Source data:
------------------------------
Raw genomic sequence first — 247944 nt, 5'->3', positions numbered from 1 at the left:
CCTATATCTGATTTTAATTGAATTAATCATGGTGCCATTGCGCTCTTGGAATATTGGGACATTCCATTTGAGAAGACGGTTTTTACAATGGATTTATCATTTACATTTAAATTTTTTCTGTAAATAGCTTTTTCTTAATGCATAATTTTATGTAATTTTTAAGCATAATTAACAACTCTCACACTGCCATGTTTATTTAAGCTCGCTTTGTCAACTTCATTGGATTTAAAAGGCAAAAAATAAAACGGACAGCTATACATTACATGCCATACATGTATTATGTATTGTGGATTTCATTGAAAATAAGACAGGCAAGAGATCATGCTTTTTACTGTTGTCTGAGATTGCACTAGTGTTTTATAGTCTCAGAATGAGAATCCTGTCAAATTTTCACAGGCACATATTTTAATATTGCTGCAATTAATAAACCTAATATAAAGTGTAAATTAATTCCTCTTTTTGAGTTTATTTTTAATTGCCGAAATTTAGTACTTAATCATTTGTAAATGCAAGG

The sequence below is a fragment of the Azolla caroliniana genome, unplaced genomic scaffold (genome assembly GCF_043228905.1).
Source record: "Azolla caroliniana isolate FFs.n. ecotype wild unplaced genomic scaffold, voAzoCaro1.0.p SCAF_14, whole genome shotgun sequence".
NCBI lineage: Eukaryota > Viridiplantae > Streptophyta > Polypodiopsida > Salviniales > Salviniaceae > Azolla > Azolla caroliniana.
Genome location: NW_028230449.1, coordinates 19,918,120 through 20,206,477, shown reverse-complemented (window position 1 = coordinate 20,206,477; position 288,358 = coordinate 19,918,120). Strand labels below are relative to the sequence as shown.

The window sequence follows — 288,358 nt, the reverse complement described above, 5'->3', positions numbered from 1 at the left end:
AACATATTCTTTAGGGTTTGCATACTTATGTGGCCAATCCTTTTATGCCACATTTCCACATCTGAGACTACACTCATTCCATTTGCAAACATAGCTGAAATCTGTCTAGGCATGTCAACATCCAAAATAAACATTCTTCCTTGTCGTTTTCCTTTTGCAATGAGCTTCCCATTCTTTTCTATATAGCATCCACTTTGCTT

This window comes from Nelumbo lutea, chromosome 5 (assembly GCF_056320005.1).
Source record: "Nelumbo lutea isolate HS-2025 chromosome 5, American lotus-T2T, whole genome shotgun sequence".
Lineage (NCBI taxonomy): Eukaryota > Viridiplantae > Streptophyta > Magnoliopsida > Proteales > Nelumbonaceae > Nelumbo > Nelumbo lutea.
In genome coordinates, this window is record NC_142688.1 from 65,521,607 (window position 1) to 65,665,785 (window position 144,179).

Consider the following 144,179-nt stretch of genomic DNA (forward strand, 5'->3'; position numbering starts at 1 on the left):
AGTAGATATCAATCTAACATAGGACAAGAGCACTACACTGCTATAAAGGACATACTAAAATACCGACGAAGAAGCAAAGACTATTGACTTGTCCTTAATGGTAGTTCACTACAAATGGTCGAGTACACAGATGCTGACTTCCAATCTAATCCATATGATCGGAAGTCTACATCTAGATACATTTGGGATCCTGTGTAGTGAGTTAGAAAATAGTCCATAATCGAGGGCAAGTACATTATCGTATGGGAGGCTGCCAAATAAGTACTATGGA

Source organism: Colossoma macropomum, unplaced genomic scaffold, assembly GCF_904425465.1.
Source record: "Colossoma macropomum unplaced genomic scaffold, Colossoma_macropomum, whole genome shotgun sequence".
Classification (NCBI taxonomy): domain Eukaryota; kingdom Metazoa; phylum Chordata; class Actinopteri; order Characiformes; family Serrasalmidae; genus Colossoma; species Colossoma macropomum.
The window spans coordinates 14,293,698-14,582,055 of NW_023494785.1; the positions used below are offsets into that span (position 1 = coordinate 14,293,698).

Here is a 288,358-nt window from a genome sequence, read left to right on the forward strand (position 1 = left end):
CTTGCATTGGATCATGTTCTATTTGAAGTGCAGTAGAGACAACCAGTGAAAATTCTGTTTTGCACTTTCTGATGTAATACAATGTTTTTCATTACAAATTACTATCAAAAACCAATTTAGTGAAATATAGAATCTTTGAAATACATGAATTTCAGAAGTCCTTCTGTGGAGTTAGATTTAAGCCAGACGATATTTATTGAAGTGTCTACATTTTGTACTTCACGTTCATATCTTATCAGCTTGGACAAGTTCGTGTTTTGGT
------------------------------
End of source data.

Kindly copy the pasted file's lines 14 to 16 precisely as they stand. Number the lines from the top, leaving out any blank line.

AGTAGATATCAATCTAACATAGGACAAGAGCACTACACTGCTATAAAGGACATACTAAAATACCGACGAAGAAGCAAAGACTATTGACTTGTCCTTAATGGTAGTTCACTACAAATGGTCGAGTACACAGATGCTGACTTCCAATCTAATCCATATGATCGGAAGTCTACATCTAGATACATTTGGGATCCTGTGTAGTGAGTTAGAAAATAGTCCATAATCGAGGGCAAGTACATTATCGTATGGGAGGCTGCCAAATAAGTACTATGGA

Source organism: Colossoma macropomum, unplaced genomic scaffold, assembly GCF_904425465.1.
Source record: "Colossoma macropomum unplaced genomic scaffold, Colossoma_macropomum, whole genome shotgun sequence".